| Small groups of these bats have been found roosting together in hollow trees. They inhabit forest edges and lowland forests, both deciduous and evergreen, but they are rare and not known from many locations. Almost all the details of this species’ behavior remain to be learned. Like almost all the bats in the family Phyllostomidae, the bats have a two-part nose leaf, consisting of a spear-like growth that sticks up above the nostrils and a horseshoe-shaped growth around the nostrils below the spear. This nose adornment probably helps direct its outgoing echolocation calls.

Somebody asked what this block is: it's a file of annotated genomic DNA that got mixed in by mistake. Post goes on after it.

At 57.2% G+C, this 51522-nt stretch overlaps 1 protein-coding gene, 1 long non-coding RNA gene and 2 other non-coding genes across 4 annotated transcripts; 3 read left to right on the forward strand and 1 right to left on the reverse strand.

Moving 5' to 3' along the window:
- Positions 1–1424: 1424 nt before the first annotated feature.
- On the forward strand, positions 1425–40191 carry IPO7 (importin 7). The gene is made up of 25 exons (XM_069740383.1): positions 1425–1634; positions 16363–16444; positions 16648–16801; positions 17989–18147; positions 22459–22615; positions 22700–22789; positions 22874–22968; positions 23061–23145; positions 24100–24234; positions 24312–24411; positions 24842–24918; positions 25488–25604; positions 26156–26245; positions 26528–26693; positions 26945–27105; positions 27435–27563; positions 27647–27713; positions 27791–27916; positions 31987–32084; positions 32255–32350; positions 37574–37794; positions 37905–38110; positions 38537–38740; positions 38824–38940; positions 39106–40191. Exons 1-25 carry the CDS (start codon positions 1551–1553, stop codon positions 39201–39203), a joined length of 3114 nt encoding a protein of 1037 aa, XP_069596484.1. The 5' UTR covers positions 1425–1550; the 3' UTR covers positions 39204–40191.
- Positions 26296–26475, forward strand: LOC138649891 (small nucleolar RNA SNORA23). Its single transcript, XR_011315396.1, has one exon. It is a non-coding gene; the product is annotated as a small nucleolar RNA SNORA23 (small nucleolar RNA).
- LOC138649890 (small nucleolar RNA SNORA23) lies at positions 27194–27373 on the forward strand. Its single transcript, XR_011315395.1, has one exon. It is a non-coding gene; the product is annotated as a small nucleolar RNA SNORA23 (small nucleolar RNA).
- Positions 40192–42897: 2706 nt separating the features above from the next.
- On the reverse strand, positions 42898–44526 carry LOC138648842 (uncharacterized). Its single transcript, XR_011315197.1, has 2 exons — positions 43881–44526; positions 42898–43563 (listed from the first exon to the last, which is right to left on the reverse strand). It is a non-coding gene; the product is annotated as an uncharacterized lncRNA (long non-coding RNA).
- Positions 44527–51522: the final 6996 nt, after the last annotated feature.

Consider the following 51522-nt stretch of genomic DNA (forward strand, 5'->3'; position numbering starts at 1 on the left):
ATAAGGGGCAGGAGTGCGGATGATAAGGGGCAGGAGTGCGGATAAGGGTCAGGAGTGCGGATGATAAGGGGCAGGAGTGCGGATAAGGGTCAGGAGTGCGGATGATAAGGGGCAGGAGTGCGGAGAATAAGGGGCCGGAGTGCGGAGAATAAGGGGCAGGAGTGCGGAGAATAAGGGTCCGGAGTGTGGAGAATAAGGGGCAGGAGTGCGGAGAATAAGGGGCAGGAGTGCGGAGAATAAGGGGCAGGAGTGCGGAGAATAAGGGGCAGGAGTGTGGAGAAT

Head and Body: 47-54 mm; Tail: 12-16 mm
Sanborn, 1935. Field Museum of Natural History Publications, Zoology Series, 20:81.
Mammal Species of the World (opens in a new window).